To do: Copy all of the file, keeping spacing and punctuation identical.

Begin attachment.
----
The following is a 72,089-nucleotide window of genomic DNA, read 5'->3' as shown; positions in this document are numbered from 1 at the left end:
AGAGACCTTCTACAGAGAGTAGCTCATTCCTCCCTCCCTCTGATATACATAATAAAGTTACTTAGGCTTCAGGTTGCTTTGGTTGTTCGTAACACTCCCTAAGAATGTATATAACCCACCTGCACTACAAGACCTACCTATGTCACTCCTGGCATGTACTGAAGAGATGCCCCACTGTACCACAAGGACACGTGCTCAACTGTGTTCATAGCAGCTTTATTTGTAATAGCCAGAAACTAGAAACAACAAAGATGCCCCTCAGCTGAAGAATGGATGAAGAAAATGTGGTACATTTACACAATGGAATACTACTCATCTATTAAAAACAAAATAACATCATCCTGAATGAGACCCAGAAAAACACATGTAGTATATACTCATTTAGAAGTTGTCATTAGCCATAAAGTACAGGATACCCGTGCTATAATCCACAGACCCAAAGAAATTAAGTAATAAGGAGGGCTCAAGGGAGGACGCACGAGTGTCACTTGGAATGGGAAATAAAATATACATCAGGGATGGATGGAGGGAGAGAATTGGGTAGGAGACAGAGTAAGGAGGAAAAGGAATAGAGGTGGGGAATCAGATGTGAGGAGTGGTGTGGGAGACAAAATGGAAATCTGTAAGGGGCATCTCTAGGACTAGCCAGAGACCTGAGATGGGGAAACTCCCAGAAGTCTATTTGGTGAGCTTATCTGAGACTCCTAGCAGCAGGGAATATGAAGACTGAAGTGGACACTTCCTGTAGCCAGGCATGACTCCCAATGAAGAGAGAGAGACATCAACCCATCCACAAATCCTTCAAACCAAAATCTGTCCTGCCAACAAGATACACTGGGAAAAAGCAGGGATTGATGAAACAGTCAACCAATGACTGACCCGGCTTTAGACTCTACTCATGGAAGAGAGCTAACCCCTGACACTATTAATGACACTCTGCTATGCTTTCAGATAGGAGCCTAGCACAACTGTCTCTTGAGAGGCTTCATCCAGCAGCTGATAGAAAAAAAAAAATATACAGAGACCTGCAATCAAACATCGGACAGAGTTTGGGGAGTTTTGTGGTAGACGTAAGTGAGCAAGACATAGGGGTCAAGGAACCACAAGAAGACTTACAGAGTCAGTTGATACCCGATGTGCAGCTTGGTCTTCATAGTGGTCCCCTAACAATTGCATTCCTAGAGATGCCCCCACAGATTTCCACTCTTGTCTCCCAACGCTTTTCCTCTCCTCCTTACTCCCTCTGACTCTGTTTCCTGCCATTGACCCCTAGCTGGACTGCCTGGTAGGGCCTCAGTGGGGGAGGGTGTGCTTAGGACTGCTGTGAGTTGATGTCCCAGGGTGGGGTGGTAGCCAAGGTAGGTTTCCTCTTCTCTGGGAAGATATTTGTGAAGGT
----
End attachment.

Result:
The following is a 72,089-nucleotide window of genomic DNA, read 5'->3' as shown; positions in this document are numbered from 1 at the left end:
AGAGACCTTCTACAGAGAGTAGCTCATTCCTCCCTCCCTCTGATATACATAATAAAGTTACTTAGGCTTCAGGTTGCTTTGGTTGTTCGTAACACTCCCTAAGAATGTATATAACCCACCTGCACTACAAGACCTACCTATGTCACTCCTGGCATGTACTGAAGAGATGCCCCACTGTACCACAAGGACACGTGCTCAACTGTGTTCATAGCAGCTTTATTTGTAATAGCCAGAAACTAGAAACAACAAAGATGCCCCTCAGCTGAAGAATGGATGAAGAAAATGTGGTACATTTACACAATGGAATACTACTCATCTATTAAAAACAAAATAACATCATCCTGAATGAGACCCAGAAAAACACATGTAGTATATACTCATTTAGAAGTTGTCATTAGCCATAAAGTACAGGATACCCGTGCTATAATCCACAGACCCAAAGAAATTAAGTAATAAGGAGGGCTCAAGGGAGGACGCACGAGTGTCACTTGGAATGGGAAATAAAATATACATCAGGGATGGATGGAGGGAGAGAATTGGGTAGGAGACAGAGTAAGGAGGAAAAGGAATAGAGGTGGGGAATCAGATGTGAGGAGTGGTGTGGGAGACAAAATGGAAATCTGTAAGGGGCATCTCTAGGACTAGCCAGAGACCTGAGATGGGGAAACTCCCAGAAGTCTATTTGGTGAGCTTATCTGAGACTCCTAGCAGCAGGGAATATGAAGACTGAAGTGGACACTTCCTGTAGCCAGGCATGACTCCCAATGAAGAGAGAGAGACATCAACCCATCCACAAATCCTTCAAACCAAAATCTGTCCTGCCAACAAGATACACTGGGAAAAAGCAGGGATTGATGAAACAGTCAACCAATGACTGACCCGGCTTTAGACTCTACTCATGGAAGAGAGCTAACCCCTGACACTATTAATGACACTCTGCTATGCTTTCAGATAGGAGCCTAGCACAACTGTCTCTTGAGAGGCTTCATCCAGCAGCTGATAGAAAAAAAAAAATATACAGAGACCTGCAATCAAACATCGGACAGAGTTTGGGGAGTTTTGTGGTAGACGTAAGTGAGCAAGACATAGGGGTCAAGGAACCACAAGAAGACTTACAGAGTCAGTTGATACCCGATGTGCAGCTTGGTCTTCATAGTGGTCCCCTAACAATTGCATTCCTAGAGATGCCCCCACAGATTTCCACTCTTGTCTCCCAACGCTTTTCCTCTCCTCCTTACTCCCTCTGACTCTGTTTCCTGCCATTGACCCCTAGCTGGACTGCCTGGTAGGGCCTCAGTGGGGGAGGGTGTGCTTAGGACTGCTGTGAGTTGATGTCCCAGGGTGGGGTGGTAGCCAAGGTAGGTTTCCTCTTCTCTGGGAAGATATTTGTGAAGGT